Water conditions also have an effect on how many calories kayaking burns. Rough water, waves, and in the case of river kayaking, a strong current all influence how many calories your body will burn while kayaking the same distance and amount of time.

As you’d expect, paddling against rougher water as well as current flow, and even ocean waves will cause you to burn more calories while kayaking.

How Many Calories Does Kayaking Burn Per Hour?

An average person weighing 150 pounds will burn 300-500+ calories per hour when they are actively paddling in a sit-on-top or recreational style kayak at moderate speed for one hour.

The number of calories burned per hour while kayaking varies depending on the type of kayak used, your body weight, your paddling intensity level, and the environment—wind, water, and temperature—around you.

How many calories do you burn kayaking 10 miles?

It will take 2500 calories to kayak 10 miles. Since it takes about 30 minutes to kayak 1 mile on flat calm water, paddling 10 miles at a constant pace would take 5 hours.

Using our 500 calories burned per hour while kayaking number from above:

(5 hours to kayak 10 miles) X (500 calories per hour) = roughly (2500 calories to paddle 10 miles).

Once again, the amount of calories you’ll actually burn kayaking 10 miles depends on a variety of factors, such as your weight, the type of boat you are using, how hard you paddle and environmental conditions.

What Burns More Calories – Kayaking or Walking?

Kayaking and walking are both great ways to get in some physical activity, but which one is better for burning calories? It depends on a few factors.

Calories Burned: Kayaking vs Walking

Walking burns fewer calories than kayaking (around 200-300 per hour) but it’s easier on the joints since there’s less impact involved with each step taken. On the other hand, kayaking burns more calories than walking (up to 500+ per hour), making it a better choice if you want to maximize calorie burning potential in a shorter amount of time.

When it comes to the amount of calories burned per hour, kayaking has an edge over walking.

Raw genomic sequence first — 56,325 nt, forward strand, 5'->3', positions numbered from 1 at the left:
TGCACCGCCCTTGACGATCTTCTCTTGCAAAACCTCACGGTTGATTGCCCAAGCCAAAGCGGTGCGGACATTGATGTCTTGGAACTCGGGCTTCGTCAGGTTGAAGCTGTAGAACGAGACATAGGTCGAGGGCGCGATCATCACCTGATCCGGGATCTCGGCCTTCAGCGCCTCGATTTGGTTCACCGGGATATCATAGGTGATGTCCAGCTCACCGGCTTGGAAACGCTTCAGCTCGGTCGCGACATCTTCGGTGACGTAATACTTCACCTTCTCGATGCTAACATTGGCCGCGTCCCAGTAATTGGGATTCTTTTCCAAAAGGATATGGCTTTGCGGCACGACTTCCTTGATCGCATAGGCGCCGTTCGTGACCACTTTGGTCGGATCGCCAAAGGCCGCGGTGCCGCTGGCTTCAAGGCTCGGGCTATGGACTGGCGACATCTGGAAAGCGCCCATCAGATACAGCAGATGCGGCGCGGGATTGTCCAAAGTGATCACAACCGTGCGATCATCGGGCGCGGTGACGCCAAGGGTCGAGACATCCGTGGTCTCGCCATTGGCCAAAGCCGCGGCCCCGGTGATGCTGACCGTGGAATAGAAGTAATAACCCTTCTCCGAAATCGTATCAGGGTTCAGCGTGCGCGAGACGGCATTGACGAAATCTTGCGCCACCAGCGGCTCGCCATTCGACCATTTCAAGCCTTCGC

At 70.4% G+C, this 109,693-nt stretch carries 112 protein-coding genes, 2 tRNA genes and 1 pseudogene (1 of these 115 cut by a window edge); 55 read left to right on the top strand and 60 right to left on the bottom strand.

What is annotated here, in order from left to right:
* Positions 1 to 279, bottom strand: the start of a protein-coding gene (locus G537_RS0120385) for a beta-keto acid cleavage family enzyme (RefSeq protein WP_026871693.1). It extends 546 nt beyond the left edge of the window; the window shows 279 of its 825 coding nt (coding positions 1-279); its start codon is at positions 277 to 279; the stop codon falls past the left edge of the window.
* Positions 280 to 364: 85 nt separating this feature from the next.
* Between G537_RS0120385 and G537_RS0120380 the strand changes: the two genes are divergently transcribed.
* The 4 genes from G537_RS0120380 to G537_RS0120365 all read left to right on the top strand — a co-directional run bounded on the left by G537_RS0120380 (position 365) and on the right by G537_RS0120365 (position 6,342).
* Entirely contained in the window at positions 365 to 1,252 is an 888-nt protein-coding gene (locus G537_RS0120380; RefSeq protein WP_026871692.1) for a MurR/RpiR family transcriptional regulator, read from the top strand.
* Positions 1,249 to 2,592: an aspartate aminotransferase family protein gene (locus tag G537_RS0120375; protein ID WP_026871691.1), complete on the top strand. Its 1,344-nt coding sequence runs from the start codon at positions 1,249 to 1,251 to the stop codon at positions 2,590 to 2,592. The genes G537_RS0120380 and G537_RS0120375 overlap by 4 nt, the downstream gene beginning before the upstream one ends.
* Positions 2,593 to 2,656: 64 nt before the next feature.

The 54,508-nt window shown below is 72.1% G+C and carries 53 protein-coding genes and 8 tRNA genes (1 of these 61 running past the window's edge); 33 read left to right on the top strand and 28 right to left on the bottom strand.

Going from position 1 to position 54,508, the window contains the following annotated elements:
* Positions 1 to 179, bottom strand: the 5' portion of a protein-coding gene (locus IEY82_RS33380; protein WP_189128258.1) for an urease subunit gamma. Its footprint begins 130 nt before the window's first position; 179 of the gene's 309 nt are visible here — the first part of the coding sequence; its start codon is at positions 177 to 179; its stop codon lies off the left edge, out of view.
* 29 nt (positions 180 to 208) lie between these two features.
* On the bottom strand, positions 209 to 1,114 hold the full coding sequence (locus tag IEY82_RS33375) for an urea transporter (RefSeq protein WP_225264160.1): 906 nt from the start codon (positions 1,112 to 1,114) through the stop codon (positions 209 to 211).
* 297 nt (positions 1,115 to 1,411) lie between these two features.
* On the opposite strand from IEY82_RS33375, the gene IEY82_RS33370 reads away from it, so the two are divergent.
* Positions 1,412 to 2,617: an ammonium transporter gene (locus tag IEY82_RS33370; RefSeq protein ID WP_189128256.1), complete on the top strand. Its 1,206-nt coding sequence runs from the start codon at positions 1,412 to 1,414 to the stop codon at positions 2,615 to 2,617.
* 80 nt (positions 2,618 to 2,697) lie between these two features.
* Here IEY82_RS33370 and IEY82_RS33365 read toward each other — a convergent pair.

Intensity Level: Kayaking vs Walking

The intensity level of your workout also plays a role in how many calories you’ll be able to burn during either activity. If you’re paddling hard or racing against other kayakers, then the calorie count will be higher than if you were just leisurely paddling along a lake or riverbank.

Similarly with walking, if you increase your speed or add hills into the mix then that too will increase the number of calories burned compared to simply strolling down a flat path at an easy pace.

Muscle Workout: Kayaking vs Walking

In terms of what muscles kayaking works vs walking, kayaking gives more bang for your buck since it works out multiple muscles groups simultaneously including arms, shoulders and core muscles as well as leg muscles when using foot pedals for propulsion (if available).

Walking is more of a leg workout, unless you add exercises such as arm swings into each step.

Overall Benefits: Kayaking vs Walking

Kayaking is a great way to get exercise and it has a lot of fitness benefits, including burning calories.

Take a look…

But it’s important to know that walking can also be an effective calorie-burning activity. When comparing walking with kayaking for calorie burning potential, there’s no clear winner as both activities have their own benefits.

Walking and kayaking offer great health benefits beyond calorie burning such as improved cardiovascular health and increased muscular strength/endurance, so there really isn’t one that’s better than the other – they’re just different.

Ultimately what matters most is finding a physical activity that fits your lifestyle and makes exercising enjoyable.

If I had to choose a low-impact workout for just my lower body, I’d say walking. But if I wanted a more integrative, entire body workout that leaned more toward my upper body, I choose kayaking.

What Burns More Calories – Kayaking or Biking?

Kayaking and biking are both great for burning calories. Both activities provide benefits such as improved cardiovascular health, leg strength, flexibility and more.

But which one’s better?

The answer depends on a few factors, including the intensity of your workout and how long you spend doing each activity.